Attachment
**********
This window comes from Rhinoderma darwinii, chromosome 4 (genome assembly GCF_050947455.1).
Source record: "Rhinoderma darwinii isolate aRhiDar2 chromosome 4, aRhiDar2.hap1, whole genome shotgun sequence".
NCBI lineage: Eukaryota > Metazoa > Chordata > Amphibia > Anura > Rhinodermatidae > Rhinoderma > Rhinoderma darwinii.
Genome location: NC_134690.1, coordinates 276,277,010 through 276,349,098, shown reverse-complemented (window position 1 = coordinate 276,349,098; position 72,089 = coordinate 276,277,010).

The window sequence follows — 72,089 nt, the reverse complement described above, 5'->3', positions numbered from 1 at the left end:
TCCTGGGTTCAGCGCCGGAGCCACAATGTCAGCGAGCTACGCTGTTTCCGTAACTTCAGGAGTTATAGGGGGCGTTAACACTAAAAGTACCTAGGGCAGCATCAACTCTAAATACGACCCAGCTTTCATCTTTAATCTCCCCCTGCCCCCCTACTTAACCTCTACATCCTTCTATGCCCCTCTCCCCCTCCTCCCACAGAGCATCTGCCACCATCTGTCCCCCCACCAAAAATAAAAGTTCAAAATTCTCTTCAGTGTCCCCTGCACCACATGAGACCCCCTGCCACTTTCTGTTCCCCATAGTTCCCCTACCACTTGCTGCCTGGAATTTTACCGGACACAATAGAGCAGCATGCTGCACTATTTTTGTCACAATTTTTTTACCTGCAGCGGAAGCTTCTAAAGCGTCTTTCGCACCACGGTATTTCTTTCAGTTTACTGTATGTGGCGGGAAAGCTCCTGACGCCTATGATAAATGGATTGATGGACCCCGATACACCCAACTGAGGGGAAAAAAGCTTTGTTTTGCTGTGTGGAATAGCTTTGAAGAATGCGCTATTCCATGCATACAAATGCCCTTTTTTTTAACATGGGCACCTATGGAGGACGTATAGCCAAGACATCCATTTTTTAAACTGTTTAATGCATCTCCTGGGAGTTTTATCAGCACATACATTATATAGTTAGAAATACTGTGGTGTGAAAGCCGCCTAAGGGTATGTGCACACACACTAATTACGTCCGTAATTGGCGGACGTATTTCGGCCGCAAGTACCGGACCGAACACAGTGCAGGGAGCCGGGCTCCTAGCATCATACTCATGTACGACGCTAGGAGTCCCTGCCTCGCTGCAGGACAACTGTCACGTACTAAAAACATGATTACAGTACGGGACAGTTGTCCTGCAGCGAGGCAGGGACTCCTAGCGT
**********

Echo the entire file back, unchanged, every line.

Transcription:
This window comes from Rhinoderma darwinii, chromosome 4 (genome assembly GCF_050947455.1).
Source record: "Rhinoderma darwinii isolate aRhiDar2 chromosome 4, aRhiDar2.hap1, whole genome shotgun sequence".
NCBI lineage: Eukaryota > Metazoa > Chordata > Amphibia > Anura > Rhinodermatidae > Rhinoderma > Rhinoderma darwinii.
Genome location: NC_134690.1, coordinates 276,277,010 through 276,349,098, shown reverse-complemented (window position 1 = coordinate 276,349,098; position 72,089 = coordinate 276,277,010).

The window sequence follows — 72,089 nt, the reverse complement described above, 5'->3', positions numbered from 1 at the left end:
TCCTGGGTTCAGCGCCGGAGCCACAATGTCAGCGAGCTACGCTGTTTCCGTAACTTCAGGAGTTATAGGGGGCGTTAACACTAAAAGTACCTAGGGCAGCATCAACTCTAAATACGACCCAGCTTTCATCTTTAATCTCCCCCTGCCCCCCTACTTAACCTCTACATCCTTCTATGCCCCTCTCCCCCTCCTCCCACAGAGCATCTGCCACCATCTGTCCCCCCACCAAAAATAAAAGTTCAAAATTCTCTTCAGTGTCCCCTGCACCACATGAGACCCCCTGCCACTTTCTGTTCCCCATAGTTCCCCTACCACTTGCTGCCTGGAATTTTACCGGACACAATAGAGCAGCATGCTGCACTATTTTTGTCACAATTTTTTTACCTGCAGCGGAAGCTTCTAAAGCGTCTTTCGCACCACGGTATTTCTTTCAGTTTACTGTATGTGGCGGGAAAGCTCCTGACGCCTATGATAAATGGATTGATGGACCCCGATACACCCAACTGAGGGGAAAAAAGCTTTGTTTTGCTGTGTGGAATAGCTTTGAAGAATGCGCTATTCCATGCATACAAATGCCCTTTTTTTTAACATGGGCACCTATGGAGGACGTATAGCCAAGACATCCATTTTTTAAACTGTTTAATGCATCTCCTGGGAGTTTTATCAGCACATACATTATATAGTTAGAAATACTGTGGTGTGAAAGCCGCCTAAGGGTATGTGCACACACACTAATTACGTCCGTAATTGGCGGACGTATTTCGGCCGCAAGTACCGGACCGAACACAGTGCAGGGAGCCGGGCTCCTAGCATCATACTCATGTACGACGCTAGGAGTCCCTGCCTCGCTGCAGGACAACTGTCACGTACTAAAAACATGATTACAGTACGGGACAGTTGTCCTGCAGCGAGGCAGGGACTCCTAGCGT